Michael Bennet (Dropped out)

U.S. senator, Colorado

Bennet is no longer running for president. “I believe natural gas has a role to play” in transitioning to net-zero emissions “as long as it is developed in a way that protects the health of our communities,” Bennet told The Post. “We need to work as fast as we can to transition to net-zero emissions. That is the first pillar of my climate plan. I believe natural gas has a role to play in that transition. But, that role must be regulated in a responsible way that protects the health of our communities. Which is why I have fought against President Trump’s efforts to it weaken and repeal nearly every standard we had in place for the oil and gas industry since he came into office.”

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Michael Bennet

Mike Bloomberg (Dropped out)

Former New York mayor

Bloomberg is no longer running for president. “We need a rapid phase-out of all fossil fuels in order to prevent the most catastrophic impacts of climate change. That means stopping the rush to gas and increasing renewables in our energy mix,” Bloomberg told The Post. “Fracking should only be allowed where there are very strong health and environmental protections. It has to be done with strict guidelines and with an immediate focus on stopping methane leaks.” Bloomberg wrote in his 2017 book, that he did not “want to ban fracking (just do it safely) or stop the Keystone pipeline (the oil is coming here one way or another), and I support nuclear power.” He called New York's fracking ban "misguided" in 2015.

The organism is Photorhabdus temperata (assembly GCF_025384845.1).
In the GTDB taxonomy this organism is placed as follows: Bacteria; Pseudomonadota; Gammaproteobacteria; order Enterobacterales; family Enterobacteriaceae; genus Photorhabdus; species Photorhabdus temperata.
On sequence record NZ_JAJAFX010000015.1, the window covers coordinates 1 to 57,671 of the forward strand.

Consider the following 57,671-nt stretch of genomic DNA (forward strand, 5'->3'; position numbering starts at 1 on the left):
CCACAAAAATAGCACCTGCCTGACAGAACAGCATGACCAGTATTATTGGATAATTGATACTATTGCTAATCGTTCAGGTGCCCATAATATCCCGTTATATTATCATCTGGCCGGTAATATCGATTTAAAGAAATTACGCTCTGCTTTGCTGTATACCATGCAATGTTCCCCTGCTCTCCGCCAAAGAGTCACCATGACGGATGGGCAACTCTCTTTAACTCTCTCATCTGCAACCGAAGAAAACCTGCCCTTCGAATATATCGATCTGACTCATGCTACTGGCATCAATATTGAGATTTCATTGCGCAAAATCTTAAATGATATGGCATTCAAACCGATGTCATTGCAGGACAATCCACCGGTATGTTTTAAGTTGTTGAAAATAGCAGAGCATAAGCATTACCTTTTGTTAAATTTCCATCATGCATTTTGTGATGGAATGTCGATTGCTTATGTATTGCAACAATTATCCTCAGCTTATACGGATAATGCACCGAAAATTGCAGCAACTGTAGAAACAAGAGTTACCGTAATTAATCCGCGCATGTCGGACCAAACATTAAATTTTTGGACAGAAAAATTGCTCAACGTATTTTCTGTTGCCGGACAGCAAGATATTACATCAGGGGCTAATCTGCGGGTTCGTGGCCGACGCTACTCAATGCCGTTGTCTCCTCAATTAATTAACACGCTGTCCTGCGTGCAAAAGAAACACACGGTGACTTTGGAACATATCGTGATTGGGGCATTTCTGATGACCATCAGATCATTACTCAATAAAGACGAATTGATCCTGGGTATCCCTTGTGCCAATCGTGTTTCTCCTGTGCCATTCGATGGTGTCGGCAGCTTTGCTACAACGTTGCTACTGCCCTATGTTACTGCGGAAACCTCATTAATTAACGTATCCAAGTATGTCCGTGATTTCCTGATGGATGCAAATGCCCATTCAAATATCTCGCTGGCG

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Mike Bloomberg

Steve Bullock (Dropped out)

Governor, Montana

Bullock is no longer running for president. “We must make certain that communities and our drinking water are not harmed by hydraulic fracking — and those same communities must have a voice in the process,” Bullock told The Post. “I believe fracking decisions should be handled by each state, with guidance from federal regulations to include improved disclosure of chemicals, practices for reducing methane emissions, and monitoring of potential water supply impacts.” Bullock opposed federal fracking regulations proposed by the Obama administration in 2013.

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Steve Bullock

Pete Buttigieg (Dropped out)

Former mayor, South Bend, Ind.

Buttigieg is no longer running for president. “I favor a ban on new fracking and a rapid end to existing fracking so that we can build a 100 percent clean energy society as soon as possible,” Buttigieg told The Post.

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Pete Buttigieg

Julian Castro (Dropped out)

Former mayor, San Antonio

Castro is no longer running for president. “When I was mayor of San Antonio, I did believe that there were opportunities to be had in fracking that was going on in South Texas,” Castro said at a CNN climate town hall. “The thing is that, back then, which was almost a decade ago, we had been saying that natural gas was a bridge fuel. We’re coming to the end of the bridge. And my plan calls for moving toward clean, renewable, zero emission energy in the years to come. That’s what I would focus on. Look, I support local communities and states that want to ban fracking. I have not called for an immediate ban on fracking.” Castro would end leasing of federal lands for fossil fuel extraction and exploration, including for fracking, a campaign spokesperson told The Post.